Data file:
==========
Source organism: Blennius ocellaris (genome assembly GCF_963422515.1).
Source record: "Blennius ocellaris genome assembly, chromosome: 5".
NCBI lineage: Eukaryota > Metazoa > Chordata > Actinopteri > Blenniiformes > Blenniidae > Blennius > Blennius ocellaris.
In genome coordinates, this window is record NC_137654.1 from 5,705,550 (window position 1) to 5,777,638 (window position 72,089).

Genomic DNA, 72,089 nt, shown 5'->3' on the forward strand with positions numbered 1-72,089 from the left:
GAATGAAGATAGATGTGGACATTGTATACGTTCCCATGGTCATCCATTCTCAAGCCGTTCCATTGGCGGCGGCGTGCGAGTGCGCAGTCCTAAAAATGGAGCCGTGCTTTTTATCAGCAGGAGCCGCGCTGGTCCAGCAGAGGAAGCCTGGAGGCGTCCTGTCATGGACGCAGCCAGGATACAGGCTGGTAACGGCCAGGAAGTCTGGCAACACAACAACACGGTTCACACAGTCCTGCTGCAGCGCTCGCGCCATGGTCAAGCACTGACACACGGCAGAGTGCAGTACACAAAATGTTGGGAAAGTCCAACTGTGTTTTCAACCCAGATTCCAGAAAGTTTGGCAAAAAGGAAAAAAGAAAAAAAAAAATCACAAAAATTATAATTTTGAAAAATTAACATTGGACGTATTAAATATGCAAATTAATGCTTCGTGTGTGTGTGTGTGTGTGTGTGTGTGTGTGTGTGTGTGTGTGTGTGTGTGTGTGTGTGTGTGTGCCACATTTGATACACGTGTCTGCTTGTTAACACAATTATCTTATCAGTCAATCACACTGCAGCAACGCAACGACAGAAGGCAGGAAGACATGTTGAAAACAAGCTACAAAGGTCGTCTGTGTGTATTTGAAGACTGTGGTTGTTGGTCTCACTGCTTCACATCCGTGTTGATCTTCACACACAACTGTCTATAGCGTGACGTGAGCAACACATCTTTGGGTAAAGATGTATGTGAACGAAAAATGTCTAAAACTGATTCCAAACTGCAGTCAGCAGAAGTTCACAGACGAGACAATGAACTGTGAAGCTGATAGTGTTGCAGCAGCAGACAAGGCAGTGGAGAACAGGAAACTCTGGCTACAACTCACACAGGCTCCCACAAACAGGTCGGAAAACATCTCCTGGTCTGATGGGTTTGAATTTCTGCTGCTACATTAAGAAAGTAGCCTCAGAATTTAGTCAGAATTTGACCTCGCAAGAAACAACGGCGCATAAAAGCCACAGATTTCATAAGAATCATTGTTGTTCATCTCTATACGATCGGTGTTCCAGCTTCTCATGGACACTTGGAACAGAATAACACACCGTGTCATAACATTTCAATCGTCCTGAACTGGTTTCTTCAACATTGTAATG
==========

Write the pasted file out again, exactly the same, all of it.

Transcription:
Source organism: Blennius ocellaris (genome assembly GCF_963422515.1).
Source record: "Blennius ocellaris genome assembly, chromosome: 5".
NCBI lineage: Eukaryota > Metazoa > Chordata > Actinopteri > Blenniiformes > Blenniidae > Blennius > Blennius ocellaris.
In genome coordinates, this window is record NC_137654.1 from 5,705,550 (window position 1) to 5,777,638 (window position 72,089).

Genomic DNA, 72,089 nt, shown 5'->3' on the forward strand with positions numbered 1-72,089 from the left:
GAATGAAGATAGATGTGGACATTGTATACGTTCCCATGGTCATCCATTCTCAAGCCGTTCCATTGGCGGCGGCGTGCGAGTGCGCAGTCCTAAAAATGGAGCCGTGCTTTTTATCAGCAGGAGCCGCGCTGGTCCAGCAGAGGAAGCCTGGAGGCGTCCTGTCATGGACGCAGCCAGGATACAGGCTGGTAACGGCCAGGAAGTCTGGCAACACAACAACACGGTTCACACAGTCCTGCTGCAGCGCTCGCGCCATGGTCAAGCACTGACACACGGCAGAGTGCAGTACACAAAATGTTGGGAAAGTCCAACTGTGTTTTCAACCCAGATTCCAGAAAGTTTGGCAAAAAGGAAAAAAGAAAAAAAAAAATCACAAAAATTATAATTTTGAAAAATTAACATTGGACGTATTAAATATGCAAATTAATGCTTCGTGTGTGTGTGTGTGTGTGTGTGTGTGTGTGTGTGTGTGTGTGTGTGTGTGTGTGTGTGTGTGTGCCACATTTGATACACGTGTCTGCTTGTTAACACAATTATCTTATCAGTCAATCACACTGCAGCAACGCAACGACAGAAGGCAGGAAGACATGTTGAAAACAAGCTACAAAGGTCGTCTGTGTGTATTTGAAGACTGTGGTTGTTGGTCTCACTGCTTCACATCCGTGTTGATCTTCACACACAACTGTCTATAGCGTGACGTGAGCAACACATCTTTGGGTAAAGATGTATGTGAACGAAAAATGTCTAAAACTGATTCCAAACTGCAGTCAGCAGAAGTTCACAGACGAGACAATGAACTGTGAAGCTGATAGTGTTGCAGCAGCAGACAAGGCAGTGGAGAACAGGAAACTCTGGCTACAACTCACACAGGCTCCCACAAACAGGTCGGAAAACATCTCCTGGTCTGATGGGTTTGAATTTCTGCTGCTACATTAAGAAAGTAGCCTCAGAATTTAGTCAGAATTTGACCTCGCAAGAAACAACGGCGCATAAAAGCCACAGATTTCATAAGAATCATTGTTGTTCATCTCTATACGATCGGTGTTCCAGCTTCTCATGGACACTTGGAACAGAATAACACACCGTGTCATAACATTTCAATCGTCCTGAACTGGTTTCTTCAACATTGTAATG